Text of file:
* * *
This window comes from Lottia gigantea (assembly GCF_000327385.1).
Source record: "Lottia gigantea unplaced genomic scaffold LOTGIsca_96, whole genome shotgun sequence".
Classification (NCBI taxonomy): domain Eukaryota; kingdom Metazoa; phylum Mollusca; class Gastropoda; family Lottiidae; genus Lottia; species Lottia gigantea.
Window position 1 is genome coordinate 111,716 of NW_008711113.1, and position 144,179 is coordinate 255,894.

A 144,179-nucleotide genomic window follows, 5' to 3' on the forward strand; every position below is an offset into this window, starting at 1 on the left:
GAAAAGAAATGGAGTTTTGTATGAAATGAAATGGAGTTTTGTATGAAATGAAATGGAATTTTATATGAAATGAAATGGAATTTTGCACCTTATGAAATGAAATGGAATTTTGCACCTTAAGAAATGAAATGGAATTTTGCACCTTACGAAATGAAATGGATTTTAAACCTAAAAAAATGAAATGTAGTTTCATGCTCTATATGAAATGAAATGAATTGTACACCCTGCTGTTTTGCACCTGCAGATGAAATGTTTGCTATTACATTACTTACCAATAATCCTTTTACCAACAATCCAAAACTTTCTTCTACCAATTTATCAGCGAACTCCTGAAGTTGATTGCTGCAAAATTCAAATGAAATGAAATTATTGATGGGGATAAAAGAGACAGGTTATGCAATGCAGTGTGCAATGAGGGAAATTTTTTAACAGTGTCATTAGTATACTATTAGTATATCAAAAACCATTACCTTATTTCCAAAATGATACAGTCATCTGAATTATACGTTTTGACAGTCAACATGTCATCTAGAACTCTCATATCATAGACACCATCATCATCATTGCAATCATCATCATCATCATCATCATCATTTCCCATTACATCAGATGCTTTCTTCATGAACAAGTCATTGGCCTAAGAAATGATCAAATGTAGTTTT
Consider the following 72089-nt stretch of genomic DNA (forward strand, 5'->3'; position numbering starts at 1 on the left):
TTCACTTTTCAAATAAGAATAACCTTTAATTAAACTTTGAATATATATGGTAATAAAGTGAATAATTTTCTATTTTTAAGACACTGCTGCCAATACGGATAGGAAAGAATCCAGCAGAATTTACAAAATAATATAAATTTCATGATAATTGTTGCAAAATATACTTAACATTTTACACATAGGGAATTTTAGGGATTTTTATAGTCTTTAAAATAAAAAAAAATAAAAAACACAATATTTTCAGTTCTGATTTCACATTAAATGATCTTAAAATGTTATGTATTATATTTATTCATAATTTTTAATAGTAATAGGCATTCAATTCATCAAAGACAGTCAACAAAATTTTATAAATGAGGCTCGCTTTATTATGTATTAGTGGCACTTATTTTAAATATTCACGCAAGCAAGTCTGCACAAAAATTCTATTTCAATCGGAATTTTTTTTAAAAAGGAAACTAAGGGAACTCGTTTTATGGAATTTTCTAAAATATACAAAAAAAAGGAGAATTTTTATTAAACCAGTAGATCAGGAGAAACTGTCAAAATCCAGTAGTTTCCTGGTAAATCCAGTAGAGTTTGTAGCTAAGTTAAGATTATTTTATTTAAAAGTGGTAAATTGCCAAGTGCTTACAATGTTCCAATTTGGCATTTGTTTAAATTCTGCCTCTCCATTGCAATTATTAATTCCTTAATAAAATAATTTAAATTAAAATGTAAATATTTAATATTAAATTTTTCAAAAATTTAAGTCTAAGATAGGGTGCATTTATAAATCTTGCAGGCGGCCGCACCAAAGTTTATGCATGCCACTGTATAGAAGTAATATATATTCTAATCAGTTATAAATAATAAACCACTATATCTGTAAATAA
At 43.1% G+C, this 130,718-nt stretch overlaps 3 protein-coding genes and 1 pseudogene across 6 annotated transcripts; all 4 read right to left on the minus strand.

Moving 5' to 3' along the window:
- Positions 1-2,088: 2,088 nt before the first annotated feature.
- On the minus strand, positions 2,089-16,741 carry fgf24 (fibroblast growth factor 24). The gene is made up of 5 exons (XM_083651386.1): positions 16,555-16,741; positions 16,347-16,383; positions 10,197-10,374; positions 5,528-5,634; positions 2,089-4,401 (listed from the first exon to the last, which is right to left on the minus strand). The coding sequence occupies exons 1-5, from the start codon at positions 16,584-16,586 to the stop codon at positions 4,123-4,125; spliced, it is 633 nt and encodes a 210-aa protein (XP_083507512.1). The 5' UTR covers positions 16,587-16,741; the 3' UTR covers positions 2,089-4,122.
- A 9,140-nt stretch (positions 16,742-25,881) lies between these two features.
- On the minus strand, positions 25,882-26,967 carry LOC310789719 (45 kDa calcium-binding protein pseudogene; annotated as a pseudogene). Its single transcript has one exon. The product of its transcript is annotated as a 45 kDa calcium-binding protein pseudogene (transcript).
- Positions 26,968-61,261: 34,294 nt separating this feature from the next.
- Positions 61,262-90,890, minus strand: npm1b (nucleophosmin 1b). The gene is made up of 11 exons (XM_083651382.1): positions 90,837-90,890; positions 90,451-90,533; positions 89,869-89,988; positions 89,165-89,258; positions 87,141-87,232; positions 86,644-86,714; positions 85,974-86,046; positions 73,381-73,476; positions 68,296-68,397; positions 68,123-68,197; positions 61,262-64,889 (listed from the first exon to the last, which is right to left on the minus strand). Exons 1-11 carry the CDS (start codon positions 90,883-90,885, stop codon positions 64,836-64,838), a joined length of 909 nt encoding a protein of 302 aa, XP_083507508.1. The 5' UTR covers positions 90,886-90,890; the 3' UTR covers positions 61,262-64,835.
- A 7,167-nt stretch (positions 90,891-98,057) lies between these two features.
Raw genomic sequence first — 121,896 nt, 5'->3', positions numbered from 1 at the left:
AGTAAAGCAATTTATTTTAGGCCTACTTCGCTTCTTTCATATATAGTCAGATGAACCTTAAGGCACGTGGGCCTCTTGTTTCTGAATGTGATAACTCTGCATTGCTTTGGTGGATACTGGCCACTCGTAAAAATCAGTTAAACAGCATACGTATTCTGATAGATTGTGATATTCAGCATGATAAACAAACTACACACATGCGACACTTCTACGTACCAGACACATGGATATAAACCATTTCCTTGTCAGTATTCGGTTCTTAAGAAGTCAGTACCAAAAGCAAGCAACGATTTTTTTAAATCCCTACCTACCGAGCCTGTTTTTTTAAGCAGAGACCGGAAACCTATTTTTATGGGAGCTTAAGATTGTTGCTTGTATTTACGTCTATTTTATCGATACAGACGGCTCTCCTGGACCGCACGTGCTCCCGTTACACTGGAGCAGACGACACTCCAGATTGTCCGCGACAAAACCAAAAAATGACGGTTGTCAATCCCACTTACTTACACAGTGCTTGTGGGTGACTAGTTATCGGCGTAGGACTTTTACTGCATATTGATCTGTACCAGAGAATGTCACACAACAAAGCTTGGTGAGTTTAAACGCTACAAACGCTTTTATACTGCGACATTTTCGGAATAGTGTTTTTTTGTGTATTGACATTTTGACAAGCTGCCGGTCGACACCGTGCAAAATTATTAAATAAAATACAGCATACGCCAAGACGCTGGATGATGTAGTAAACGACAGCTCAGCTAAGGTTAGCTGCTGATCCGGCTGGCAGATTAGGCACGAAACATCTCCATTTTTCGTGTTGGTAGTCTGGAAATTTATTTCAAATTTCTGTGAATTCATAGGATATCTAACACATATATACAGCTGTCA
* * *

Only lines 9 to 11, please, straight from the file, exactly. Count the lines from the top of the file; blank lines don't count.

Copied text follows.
At 43.1% G+C, this 130,718-nt stretch overlaps 3 protein-coding genes and 1 pseudogene across 6 annotated transcripts; all 4 read right to left on the minus strand.

Moving 5' to 3' along the window:
- Positions 1-2,088: 2,088 nt before the first annotated feature.